“The vast inner garden of Mezquita is planted with exotic flora,” we read in the guide. Really?! These “exotic” plants grow on every corner of Cordoba or Sevilla and in Andalusia in general (the most southern region of Spain): palms, orange trees, and cypresses.

A patio of the Mezquita de Cordoba, Spain.

A patio of the Mezquita de Cordoba.

One of the streets of Cordoba, Spain.

Alcazar of Cordoba, Spain.

Okay, okay, probably the rich collection of exotic plants from different corners of the world was concentrated here once upon a time, but these times are long gone, together with the best times of Mezquita. Although its minaret (now the bell tower) is gorgeous and photogenic, it’s much like every bell tower in Europe.

The bell tower of the Mezquita de Cordoba, Espana.

Open

March – October
From 10.00 a.m. to 7.00 p.m. from Monday to Saturday
From 8:30 a.m. to 10.30 p.m. and 2.00 p.m. to 7.00 p.m. Sundays and feast days

November – February
From 10.00 a.m. to 6.00 p.m. from Monday to Saturday
From 8:30 a.m. to 10:30 p.m. and 2.00 p.m. to 6.00 p.m. Sundays and feast days

Prices

Adults: 8 Euro
10 to 14-year-children: 4 Euro
Below 10 years old: free
From Monday to Saturday, from 8:30 a.m. to 10:00 a.m., it could be possible to visit the Cathedral de Cordoba free, but individually and in silence. In this period of time group visit is not permitted.

The rules in Mezquita de Cordoba, Spain.

More about Spain:

Parador Duques de Cardona Hotel: You Are in Medieval Spain Today
Watch Your Step! You are in Madrid!
Mona Lisa Copy in Museo del Prado is Younger than Original

22 Responses to “Your Majesty, I Do Not Agree with You Regarding Mezquita de Cordoba”

  1. Debra Kolkka Says:

    I don’t agree with you at all about the Islamic part of the Mezquita, I think it is amazing and wonderful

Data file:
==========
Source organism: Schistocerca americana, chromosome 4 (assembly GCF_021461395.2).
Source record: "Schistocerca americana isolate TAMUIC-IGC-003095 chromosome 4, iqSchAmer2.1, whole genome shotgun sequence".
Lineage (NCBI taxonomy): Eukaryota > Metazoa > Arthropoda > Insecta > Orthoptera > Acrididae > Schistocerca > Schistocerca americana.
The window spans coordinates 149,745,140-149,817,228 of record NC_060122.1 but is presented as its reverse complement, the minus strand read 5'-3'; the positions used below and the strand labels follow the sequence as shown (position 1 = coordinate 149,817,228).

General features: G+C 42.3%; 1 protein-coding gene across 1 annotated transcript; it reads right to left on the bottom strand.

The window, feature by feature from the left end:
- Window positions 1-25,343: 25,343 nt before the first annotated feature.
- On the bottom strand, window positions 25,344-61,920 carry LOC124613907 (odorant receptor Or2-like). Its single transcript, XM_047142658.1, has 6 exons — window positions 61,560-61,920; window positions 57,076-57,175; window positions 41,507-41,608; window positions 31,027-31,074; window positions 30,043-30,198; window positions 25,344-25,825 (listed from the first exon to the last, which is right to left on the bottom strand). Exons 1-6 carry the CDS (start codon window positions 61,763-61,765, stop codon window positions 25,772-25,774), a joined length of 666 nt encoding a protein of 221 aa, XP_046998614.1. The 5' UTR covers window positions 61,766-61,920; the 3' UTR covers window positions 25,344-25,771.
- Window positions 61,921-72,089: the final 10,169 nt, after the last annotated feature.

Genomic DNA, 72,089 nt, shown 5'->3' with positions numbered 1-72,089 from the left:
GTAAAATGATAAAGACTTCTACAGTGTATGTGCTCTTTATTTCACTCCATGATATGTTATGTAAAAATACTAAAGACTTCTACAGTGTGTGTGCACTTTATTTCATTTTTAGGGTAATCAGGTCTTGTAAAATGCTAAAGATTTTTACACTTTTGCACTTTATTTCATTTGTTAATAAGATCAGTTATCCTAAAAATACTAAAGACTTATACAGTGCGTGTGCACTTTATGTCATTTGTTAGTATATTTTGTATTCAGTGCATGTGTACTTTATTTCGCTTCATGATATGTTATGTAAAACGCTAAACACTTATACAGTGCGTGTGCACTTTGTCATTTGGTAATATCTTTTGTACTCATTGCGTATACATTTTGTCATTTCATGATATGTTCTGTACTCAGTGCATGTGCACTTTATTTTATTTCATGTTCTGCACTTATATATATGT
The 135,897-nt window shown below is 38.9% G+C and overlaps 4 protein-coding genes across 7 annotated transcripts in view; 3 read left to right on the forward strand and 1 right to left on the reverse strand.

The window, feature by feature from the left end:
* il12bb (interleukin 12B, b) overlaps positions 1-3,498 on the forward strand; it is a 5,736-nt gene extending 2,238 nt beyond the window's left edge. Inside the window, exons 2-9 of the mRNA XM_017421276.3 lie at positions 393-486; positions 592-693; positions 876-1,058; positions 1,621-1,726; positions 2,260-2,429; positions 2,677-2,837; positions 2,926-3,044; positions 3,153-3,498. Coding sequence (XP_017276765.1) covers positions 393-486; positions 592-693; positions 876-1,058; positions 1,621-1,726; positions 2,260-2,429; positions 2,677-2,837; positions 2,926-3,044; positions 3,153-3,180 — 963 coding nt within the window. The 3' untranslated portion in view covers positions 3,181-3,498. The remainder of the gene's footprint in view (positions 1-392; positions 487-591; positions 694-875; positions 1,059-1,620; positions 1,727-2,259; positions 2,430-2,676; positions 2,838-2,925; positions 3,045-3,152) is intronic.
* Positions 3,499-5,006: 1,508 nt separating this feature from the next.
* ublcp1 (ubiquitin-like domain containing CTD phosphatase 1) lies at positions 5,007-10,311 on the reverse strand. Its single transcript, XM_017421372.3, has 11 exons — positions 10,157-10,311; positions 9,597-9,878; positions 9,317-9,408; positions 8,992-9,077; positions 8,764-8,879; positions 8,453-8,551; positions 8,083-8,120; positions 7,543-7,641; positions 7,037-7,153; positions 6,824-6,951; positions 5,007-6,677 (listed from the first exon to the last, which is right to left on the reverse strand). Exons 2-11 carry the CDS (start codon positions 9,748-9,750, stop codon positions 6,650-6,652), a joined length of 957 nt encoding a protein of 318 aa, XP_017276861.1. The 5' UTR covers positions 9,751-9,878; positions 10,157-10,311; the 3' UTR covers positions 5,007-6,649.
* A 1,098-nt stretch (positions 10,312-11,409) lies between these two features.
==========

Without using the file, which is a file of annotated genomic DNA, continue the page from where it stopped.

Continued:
Like

  2. Pam Says:

    Beautiful! Thank you for sharing these pics!

    Liked by 1 person

  3. wordsfromanneli Says:

    Fascinating place!

    Like

  4. jane arie baldwin Says:

    This is one of my favorite places in the world that I have not been in many years. Thank you for the pictures and bringing back the memories of how much I love and miss Cordoba. The one church I have found almost as captivating as the Mezquite is the church in Quito, Ecuador inlaid on the inside entirely with gold.

    Like

  5. Andrew Petcher Says:

    Great post as usual Victor. Once I got used to the idea of the Cathedral within a Mosque I thought the two structures sat quite well together. Cordoba is a fine city but I have to say that I preferred Seville.

    Like

  6. Patricia Cuní Says:

    Great pics, Victor… as usual you are spot on!

    Like

  7. Garden Walk Garden Talk Says:

    Love the images and you can see both influences.

    Like

  8. leo brady Says:

    Beautiful Beautiful Images!
    thanks

    Liked by 1 person


I will appreciate your comment

Fill in your details below or click an icon to log in:

WordPress.com Logo

You are commenting using your WordPress.com account. Log Out / Change )

Twitter picture

You are commenting using your Twitter account. Log Out / Change )

Facebook photo

You are commenting using your Facebook account. Log Out / Change )

Google+ photo

You are commenting using your Google+ account. Log Out / Change )

Connecting to %s

%d bloggers like this: